Outside Focus – Voices of the People: Man Ray Portraits opens at The National Portrait Gallery

This year I’ll be inviting contributors new to photography to review some photo shows to get a different perspective. Today’s post is by third-year journalism student Kerrie Braithwaite, who is new to photography and has written the following review of Man Ray – Portraits on show at The National Portrait Gallery. I also asked Kerrie to do some Vox Pops (Vox populi – interviews with members of the general public).

The National Portrait Gallery is currently exhibiting a comprehensive collection of Man Ray’s surreal photography until the 27 May.

Le Violon d'Ingres

Le Violon d’Ingres, 1924 by Man Ray
Museum Ludwig Cologne, Photography Collections (Collection Gruber)
© Man Ray Trust / ADAGP © Copy Photograph Rheinisches Bildarchiv Köln

Although mostly known as a painter, this collection shows the development of Man Ray’s photography in the early 19th century, in chronological order based on the places where he was living. The show is curated in a way that allows the audience to have an insight into the photographer’s life through looking at his technique, style and subjects.

Henry Crowder

Henry Crowder, 1928 by Man Ray
Collection du Centre Pompidou, Mnam/Cci, Paris, AM 1994-394 (463)
© Man Ray Trust / ADAGP, Paris © Centre Pompidou, MNAM-CCI, Dist. RMN / image Centre Pompidou, MNAM-CCI

Man Ray Self-Portrait with Camera

Man Ray Self-Portrait with Camera, 1932 by Man Ray
The Jewish Museum, New York, Purchase: Photography Acquisitions Committee Fund, Horace W. Goldsmith Fund, and Judith and Jack Stern Gift, 2004-16. Photo by Richard Goodbody, Inc © 2008 Man Ray Trust / Artists Rights Society (ARS), NY / ADAGP, Paris 2012 © Photo The Jewish Museum

There are portraits of many creative people, including writers, poets, actors and artists, such as Mina Loy, Jane Heap, and Gertrude Stein, some of whom he met during his involvement with both the Dada and Surrealist movements.

Although my lack of photographical knowledge leaves me with many questions as to Man Ray’s technique and purpose when it comes to the style of his portraits, the exhibition gives the audience an insight into his development of solarisation techniques and photograms as well as other photographic processes of the time. Man Ray’s love of photographing women is evident along with his portraits of other creatives, all of whom he manages to portray in a way that suggests the essence of the character of the person.

Solarized portrait of Lee Miller

Solarised Portrait of Lee Miller, c.1929 by Man Ray The Penrose Collection © Man Ray Trust/ADAGP, Paris and DACS, London 2012, courtesy The Penrose Collection. Image courtesy the Lee Miller Archives

Catherine Deneuve

Catherine Deneuve, 1968 by Man Ray
Private Lender
© Man Ray Trust ARS-ADAGP / DACS

Towards the end of the show, a room is dedicated to Man Ray’s work in Hollywood where he continued to work with his surrealist style of photography. Some of the portraits are small , wallet-sized photos from the 1930s as though from the pocket of the artist himself, others take up an entire free-standing wall. Much of Man Ray’s portraits in this show cannot be found online, which makes the exhibition that much more worth the visit and that much more interesting due to its authenticity.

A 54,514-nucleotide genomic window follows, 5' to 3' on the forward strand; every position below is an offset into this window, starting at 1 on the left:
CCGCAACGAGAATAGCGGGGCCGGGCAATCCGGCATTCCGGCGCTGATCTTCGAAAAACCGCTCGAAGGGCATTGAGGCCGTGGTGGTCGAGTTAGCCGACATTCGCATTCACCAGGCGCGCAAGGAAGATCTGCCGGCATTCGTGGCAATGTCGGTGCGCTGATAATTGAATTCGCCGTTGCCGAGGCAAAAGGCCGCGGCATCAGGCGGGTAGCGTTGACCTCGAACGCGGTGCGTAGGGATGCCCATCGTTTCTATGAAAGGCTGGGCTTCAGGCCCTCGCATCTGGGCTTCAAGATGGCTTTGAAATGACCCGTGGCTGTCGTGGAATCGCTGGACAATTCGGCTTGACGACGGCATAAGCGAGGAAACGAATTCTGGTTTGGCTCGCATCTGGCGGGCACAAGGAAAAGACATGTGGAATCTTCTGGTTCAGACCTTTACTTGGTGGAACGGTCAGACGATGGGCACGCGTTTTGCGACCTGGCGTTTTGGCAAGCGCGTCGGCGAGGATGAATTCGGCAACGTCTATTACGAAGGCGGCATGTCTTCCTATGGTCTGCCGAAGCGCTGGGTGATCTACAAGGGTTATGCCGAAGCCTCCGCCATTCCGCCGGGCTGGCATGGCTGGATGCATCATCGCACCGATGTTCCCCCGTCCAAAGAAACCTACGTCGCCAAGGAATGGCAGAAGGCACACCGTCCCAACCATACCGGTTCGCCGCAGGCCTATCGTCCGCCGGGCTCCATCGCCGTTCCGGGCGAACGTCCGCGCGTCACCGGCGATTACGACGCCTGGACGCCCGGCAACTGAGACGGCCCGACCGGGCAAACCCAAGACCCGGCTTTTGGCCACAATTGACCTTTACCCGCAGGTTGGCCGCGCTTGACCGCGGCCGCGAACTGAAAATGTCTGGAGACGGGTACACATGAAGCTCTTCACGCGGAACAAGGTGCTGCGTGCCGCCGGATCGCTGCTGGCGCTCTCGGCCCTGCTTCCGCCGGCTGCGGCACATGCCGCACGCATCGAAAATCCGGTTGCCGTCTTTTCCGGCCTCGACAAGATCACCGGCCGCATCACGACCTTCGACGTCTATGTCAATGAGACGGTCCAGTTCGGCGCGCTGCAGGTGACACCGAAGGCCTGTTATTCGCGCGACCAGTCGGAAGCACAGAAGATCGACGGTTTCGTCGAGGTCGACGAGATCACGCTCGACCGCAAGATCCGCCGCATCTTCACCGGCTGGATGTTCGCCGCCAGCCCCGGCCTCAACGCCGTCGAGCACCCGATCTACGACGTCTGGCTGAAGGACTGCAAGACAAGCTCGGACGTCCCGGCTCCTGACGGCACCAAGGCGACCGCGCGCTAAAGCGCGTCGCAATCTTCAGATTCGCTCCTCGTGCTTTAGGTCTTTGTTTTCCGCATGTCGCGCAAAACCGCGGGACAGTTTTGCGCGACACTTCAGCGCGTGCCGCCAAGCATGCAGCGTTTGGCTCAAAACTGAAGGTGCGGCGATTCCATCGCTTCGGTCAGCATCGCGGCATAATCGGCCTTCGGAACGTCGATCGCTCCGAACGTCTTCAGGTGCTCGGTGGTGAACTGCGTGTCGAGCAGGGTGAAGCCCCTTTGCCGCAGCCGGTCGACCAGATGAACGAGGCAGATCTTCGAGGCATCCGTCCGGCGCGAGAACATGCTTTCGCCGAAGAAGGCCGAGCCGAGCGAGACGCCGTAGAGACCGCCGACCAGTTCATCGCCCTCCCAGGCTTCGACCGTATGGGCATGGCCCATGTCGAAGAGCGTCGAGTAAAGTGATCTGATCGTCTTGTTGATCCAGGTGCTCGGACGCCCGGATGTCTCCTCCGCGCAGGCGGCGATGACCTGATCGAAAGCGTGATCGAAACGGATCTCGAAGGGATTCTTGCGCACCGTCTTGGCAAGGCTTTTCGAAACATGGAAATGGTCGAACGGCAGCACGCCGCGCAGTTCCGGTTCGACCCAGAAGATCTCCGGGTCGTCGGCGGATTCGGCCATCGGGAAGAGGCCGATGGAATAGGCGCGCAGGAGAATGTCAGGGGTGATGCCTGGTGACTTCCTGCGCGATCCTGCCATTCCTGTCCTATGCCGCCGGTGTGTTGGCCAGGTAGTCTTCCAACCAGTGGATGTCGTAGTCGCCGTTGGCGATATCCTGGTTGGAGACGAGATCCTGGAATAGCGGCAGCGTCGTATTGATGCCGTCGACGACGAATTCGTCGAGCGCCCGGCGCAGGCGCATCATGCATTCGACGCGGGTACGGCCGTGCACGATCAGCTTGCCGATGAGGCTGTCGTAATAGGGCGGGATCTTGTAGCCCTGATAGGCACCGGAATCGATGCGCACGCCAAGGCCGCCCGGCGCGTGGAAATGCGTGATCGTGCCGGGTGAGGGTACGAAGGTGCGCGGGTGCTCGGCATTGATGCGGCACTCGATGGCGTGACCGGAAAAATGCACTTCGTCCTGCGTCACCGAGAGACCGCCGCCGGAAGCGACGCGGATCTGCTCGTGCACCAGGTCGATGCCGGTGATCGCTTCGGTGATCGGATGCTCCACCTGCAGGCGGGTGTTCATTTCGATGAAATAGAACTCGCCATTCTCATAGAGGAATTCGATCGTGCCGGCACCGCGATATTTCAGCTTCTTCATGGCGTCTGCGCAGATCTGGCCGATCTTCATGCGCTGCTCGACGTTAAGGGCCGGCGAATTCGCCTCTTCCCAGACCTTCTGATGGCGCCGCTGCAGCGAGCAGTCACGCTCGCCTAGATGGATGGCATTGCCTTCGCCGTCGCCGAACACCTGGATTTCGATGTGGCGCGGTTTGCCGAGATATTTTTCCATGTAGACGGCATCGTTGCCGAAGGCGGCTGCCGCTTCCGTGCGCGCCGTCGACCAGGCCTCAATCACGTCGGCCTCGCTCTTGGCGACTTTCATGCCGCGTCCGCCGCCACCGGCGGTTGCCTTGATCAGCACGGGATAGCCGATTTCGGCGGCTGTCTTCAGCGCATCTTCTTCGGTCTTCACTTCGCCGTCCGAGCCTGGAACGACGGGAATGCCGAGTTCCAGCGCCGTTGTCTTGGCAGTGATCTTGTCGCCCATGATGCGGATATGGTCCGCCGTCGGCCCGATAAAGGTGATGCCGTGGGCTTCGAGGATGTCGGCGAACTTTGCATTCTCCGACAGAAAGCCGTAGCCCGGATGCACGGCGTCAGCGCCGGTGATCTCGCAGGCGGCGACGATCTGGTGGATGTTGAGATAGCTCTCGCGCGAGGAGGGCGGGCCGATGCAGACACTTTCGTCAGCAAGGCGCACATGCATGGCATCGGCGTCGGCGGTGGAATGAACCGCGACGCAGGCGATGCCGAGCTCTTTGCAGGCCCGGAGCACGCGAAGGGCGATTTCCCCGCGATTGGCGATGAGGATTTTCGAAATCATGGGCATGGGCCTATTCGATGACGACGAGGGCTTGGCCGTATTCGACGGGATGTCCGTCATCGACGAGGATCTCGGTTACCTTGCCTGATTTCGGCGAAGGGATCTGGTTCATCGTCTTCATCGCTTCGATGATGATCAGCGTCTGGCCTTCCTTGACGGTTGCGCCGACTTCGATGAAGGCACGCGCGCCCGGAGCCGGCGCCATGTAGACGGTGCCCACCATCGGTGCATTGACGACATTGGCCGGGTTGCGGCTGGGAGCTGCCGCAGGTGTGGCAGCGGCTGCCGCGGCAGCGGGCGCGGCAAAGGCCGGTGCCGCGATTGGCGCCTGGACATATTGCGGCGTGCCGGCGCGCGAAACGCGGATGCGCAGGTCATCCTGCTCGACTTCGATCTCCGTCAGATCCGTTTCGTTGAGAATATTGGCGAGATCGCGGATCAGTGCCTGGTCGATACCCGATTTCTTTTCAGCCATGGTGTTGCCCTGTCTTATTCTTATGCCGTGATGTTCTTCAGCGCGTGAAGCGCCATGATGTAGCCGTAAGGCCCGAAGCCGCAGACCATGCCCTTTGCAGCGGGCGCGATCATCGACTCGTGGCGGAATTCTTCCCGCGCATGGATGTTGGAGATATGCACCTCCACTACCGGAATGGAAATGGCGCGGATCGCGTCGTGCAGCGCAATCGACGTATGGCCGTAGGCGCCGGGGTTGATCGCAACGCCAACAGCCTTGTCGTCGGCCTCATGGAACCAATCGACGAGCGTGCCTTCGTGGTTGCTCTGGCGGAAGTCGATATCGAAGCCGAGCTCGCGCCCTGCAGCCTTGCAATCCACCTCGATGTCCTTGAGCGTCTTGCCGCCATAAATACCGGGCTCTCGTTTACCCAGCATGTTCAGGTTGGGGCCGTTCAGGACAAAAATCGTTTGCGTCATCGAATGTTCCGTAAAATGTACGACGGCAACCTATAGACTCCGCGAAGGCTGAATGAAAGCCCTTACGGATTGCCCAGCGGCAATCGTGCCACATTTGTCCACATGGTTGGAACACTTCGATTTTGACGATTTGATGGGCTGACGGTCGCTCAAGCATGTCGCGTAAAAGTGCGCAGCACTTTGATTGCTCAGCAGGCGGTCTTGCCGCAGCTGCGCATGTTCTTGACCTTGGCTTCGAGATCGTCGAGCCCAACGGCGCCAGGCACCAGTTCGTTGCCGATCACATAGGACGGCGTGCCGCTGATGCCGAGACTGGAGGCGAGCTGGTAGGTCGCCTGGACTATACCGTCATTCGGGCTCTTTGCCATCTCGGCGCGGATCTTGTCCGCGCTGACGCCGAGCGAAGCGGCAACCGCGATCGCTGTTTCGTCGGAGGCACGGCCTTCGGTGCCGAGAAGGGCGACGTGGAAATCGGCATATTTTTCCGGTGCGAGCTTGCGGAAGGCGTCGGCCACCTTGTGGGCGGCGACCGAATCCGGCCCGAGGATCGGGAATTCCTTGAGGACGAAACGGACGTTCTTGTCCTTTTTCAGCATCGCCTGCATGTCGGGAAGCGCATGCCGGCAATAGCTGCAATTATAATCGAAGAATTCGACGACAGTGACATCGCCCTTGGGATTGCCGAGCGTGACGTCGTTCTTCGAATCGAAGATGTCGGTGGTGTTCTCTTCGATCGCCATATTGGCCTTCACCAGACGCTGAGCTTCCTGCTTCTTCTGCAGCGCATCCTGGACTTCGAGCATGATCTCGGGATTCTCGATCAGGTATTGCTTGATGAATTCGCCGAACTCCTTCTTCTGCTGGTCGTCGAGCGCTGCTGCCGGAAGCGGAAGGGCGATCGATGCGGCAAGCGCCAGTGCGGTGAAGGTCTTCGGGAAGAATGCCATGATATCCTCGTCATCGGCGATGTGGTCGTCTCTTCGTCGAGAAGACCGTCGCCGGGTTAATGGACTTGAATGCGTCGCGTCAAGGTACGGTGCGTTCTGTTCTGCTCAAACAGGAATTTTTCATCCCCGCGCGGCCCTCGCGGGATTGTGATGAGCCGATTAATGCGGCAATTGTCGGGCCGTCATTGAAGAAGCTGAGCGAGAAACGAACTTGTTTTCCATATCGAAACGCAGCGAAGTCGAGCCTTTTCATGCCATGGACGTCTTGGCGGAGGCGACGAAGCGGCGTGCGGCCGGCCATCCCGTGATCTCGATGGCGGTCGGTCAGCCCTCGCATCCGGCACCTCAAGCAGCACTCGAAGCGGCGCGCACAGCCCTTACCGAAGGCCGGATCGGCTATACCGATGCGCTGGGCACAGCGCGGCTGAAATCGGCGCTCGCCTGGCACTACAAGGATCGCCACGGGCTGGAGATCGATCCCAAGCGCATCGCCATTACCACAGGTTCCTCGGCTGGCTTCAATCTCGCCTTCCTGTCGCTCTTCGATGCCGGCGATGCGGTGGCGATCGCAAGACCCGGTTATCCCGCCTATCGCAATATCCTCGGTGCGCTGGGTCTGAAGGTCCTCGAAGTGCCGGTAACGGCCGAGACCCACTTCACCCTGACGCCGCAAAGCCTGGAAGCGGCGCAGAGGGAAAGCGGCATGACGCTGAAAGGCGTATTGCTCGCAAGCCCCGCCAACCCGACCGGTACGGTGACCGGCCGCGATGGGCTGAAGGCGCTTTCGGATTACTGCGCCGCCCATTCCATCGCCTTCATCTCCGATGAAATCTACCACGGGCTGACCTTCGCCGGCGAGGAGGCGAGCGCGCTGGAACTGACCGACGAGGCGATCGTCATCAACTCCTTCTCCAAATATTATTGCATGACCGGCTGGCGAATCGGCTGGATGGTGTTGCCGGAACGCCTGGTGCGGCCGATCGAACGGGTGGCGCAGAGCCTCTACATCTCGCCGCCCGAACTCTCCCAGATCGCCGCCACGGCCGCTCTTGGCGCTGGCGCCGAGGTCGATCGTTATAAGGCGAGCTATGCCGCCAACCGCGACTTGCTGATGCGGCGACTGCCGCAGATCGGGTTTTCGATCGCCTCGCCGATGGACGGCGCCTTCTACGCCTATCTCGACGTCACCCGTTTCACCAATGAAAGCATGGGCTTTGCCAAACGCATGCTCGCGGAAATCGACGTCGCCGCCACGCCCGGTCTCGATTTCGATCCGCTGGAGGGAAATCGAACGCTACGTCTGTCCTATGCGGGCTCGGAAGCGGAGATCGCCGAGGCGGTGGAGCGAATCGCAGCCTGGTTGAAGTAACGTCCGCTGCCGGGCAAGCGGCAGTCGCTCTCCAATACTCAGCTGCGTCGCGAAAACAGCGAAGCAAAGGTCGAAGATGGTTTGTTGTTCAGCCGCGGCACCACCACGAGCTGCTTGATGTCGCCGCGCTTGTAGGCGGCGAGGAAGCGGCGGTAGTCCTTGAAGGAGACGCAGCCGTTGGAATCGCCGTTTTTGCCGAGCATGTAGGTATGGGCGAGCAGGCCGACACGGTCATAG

Juliet,1947 by Man Ray
Collection Timothy Baum, New York
© Man Ray Trust/Artists Rights Society (ARS), New York / ADAGP/DACS

Carol: “I was quiet interested in the French poet Paul Eluard and I love the portraits of Jean Cocteau. Man Ray manages to capture what you imagine his character might have been. The show is arranged chronologically which is interesting because you can see the development of his work.

Roy: “My wife wanted to see the exhibition and I came along. I’m interested in photography so I’m looking at it with a technical eye. Some of the earlier photographs seem rather amateurish, although the solarized prints are, technically, a bit more intriguing. The photographs are very small and it’s interesting to see portraits of familiar names, However, I’m surprised he made a living out of it.

Bryher: “My friend recommended the exhibition and although I’m familiar with other Surrealists, I haven’t actually seen any of Man Ray’s work. I like the portraits of the other surrealist artists who he was friends with. The way the show is curated, at times, you’re kind of jostling to see some of the pictures.

Mark: “I know Man Ray’s work and I did a little research before I flew into London. I really like the portrait of Erik Satie. When I think about Satie’s work, this photo really captures his persona. It’s a good collection of portraits and it seems pretty definitive in the scope of the exhibition.”

Stephanie: “I’m seeing a lot of shows today and I do know of Man Ray. I like the photographs of Marcel Duchamp, it’s nice to see them in real life and there’s a lot here to see.

Post by Kerrie Braithwaite.


One response to “Outside Focus – Voices of the People: Man Ray Portraits opens at The National Portrait Gallery

  1. Pingback: REVIEW: Hotshoe blog, the Man Ray exhibition | Kerrie

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